The makeup of protection of a makeup store layout: a missed chance to apply the Cofemel decision?
The Italian Supreme Court eventually intervened on a long-standing dispute between two cosmetics companies regarding the protection of the store layout. In the dispute in question the Court took the chance to bring some clarity on the different kinds of IP protection which a store layout can be granted, including copyright protection. In fact, together with the products packaging, the store perfume and sales personnel's clothing, the store layout is the ultimate feature which most companies – especially in the fashion business – rely on in building their brand recognition. The protection of a store layout is a controversial legal issue on which several companies are adopting protective measures to safeguard their rights and is likely destined to feed new controversies in the next future.
On 30 April 2020, the Italian Supreme Court has finally put an end to most of the challenges concerning the long-lasting Kiko-Wycon dispute concerning the protection of a store layout under Italian law.
The lawsuit was brought in 2013 by the cosmetic company Kiko S.p.A. against its competitor Wycon S.p.A. for copyright infringement and unfair competition on the ground that it copied its signature store layout (e.g., the open space entrance with digital screens, the white/black/pink/purple color combination, the disco lighting effects, the size, proportions, materials and position of furniture). After that plaintiff's claims were mostly granted both in first instance and on appeal, the case made all the way up to the Supreme Court.
Interestingly, the Court took the chance to bring some clarity on the different kinds of IP protection which a store layout can be granted, including copyright protection. In fact, together with the products packaging, the store perfume and sales personnel's clothing, the store layout is the ultimate feature which most companies rely on in building their brand recognition.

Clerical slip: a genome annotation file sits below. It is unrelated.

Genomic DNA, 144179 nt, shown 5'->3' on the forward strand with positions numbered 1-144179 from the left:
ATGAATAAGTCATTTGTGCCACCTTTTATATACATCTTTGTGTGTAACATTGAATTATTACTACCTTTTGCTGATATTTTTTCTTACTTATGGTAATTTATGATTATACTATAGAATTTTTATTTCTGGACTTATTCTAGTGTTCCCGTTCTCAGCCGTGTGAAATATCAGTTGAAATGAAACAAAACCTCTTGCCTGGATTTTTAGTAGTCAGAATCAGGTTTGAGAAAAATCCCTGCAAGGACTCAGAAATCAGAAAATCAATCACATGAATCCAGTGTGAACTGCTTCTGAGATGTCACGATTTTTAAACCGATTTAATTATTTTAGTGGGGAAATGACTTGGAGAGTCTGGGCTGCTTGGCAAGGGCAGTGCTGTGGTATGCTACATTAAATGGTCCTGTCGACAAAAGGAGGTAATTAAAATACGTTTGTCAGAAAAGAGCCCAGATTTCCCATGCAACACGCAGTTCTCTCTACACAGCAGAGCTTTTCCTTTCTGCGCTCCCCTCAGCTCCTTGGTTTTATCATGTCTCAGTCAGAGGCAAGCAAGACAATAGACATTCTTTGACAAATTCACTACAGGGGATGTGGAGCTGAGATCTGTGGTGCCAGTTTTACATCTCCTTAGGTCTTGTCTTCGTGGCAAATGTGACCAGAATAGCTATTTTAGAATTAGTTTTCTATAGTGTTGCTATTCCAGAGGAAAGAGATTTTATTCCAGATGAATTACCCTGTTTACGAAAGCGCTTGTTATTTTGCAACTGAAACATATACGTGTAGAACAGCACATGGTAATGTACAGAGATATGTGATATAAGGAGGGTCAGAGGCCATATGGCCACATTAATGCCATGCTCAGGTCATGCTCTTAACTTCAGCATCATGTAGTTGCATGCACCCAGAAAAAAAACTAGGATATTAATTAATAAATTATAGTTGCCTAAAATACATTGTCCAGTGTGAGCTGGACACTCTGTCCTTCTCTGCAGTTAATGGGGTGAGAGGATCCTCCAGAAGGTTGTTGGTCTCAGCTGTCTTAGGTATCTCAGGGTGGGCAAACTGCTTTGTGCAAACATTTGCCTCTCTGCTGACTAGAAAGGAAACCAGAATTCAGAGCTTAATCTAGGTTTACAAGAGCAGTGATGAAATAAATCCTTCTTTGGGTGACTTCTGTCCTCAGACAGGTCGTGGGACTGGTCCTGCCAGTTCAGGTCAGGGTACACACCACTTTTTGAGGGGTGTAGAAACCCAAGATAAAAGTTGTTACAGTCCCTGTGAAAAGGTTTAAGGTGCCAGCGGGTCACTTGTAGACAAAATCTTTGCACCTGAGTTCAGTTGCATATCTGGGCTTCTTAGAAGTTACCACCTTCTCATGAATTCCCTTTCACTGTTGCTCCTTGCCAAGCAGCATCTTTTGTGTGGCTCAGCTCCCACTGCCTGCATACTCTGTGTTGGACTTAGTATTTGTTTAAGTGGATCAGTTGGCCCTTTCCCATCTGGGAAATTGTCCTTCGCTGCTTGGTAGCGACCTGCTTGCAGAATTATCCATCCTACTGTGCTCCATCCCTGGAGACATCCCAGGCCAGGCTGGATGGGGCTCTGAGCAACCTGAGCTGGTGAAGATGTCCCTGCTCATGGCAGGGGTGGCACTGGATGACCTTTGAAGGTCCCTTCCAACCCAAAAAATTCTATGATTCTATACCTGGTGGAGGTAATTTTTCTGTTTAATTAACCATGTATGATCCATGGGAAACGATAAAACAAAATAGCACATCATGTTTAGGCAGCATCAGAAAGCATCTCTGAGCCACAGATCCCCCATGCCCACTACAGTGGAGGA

According to the appellant, Kiko's store layout could not be considered as an "architectural work" for the purpose of art. 2, no. 5 of Italian Copyright Law ("ICL") on the ground that the architectural project did not design a defined and fixed layout to be reproduced in all Kiko's concept stores, but it could eventually be regarded only as an "industrial design" made-up by the combination of the single components of the store under art. Art. 2, no. 10 ICL, which imposes the additional requirement of "artistic value".
The Supreme Court thus first noted that architecture is by definition a form of "applied art" but this does not mean that the work for which copyright protection is sought must be physically incorporated and inseparable from the building for which it has been designed. Further, recognizing that architecture is deemed to encompass also interior design, the Court found that Kiko's store project had a specific expressive form which included "a series of elements, whose choice, coordination and arrangement displayed the required creative character". The same was already established in relation to the interiors and layout of yacht boats, which were protected under Art. 2, no. 5 ICL (Court of Venice, 17 February 2018 and Court of Genoa, 27 June 2018).
While addressing the issue of copyrightability of architectural works, the Italian Supreme Court expressly cited the Cofemel decision (for the illustration of the case, see our previous post here) to specify the requirements of copyright protection under Italian law. In fact, it noted that as long as it can be qualified as a "work" and such work presents a sufficient degree of originality, no other requirement is necessary in order to access copyright protection. According to the Supreme Court, in fact "The CJEU has confirmed that, with respect to copyright protection, the originality requirement, i.e. the subsistence of a well-defined and creative expressive form which reflects the free choices and personality of its author, does not also imply that the work creates a visually relevant effect from an aesthetic perspective, as it is instead required for the purpose of design protection".
As a consequence, the Court clarified that the aesthetic and visual effect of an item should not be considered for the purpose of copyright protection, for which it is sufficient that it reflects the personality of the author, but it can eventually lead to the different regime of design protection. However, since it qualified the store layout as an "architectural work" and it did not apply Art. 2, no. 10 ICL, the Supreme Court missed the chance to finally rule on the compliance of the "artistic value" with the InfoSoc Directive. Therefore, the issue remains open to the Italian legislator.
As of today, not only Kiko and Wycon, but a variety of players from fashion maisons to renowned football clubs have registered their retail store layout as a design, both at national and EU level. Such registrations often include not just the overall look of the concept retail store involved, but also other characteristic elements such as the internal shop ornamentation and decoration, the shape and position of specific furniture placed in the store, as well as the external store entrance and facade.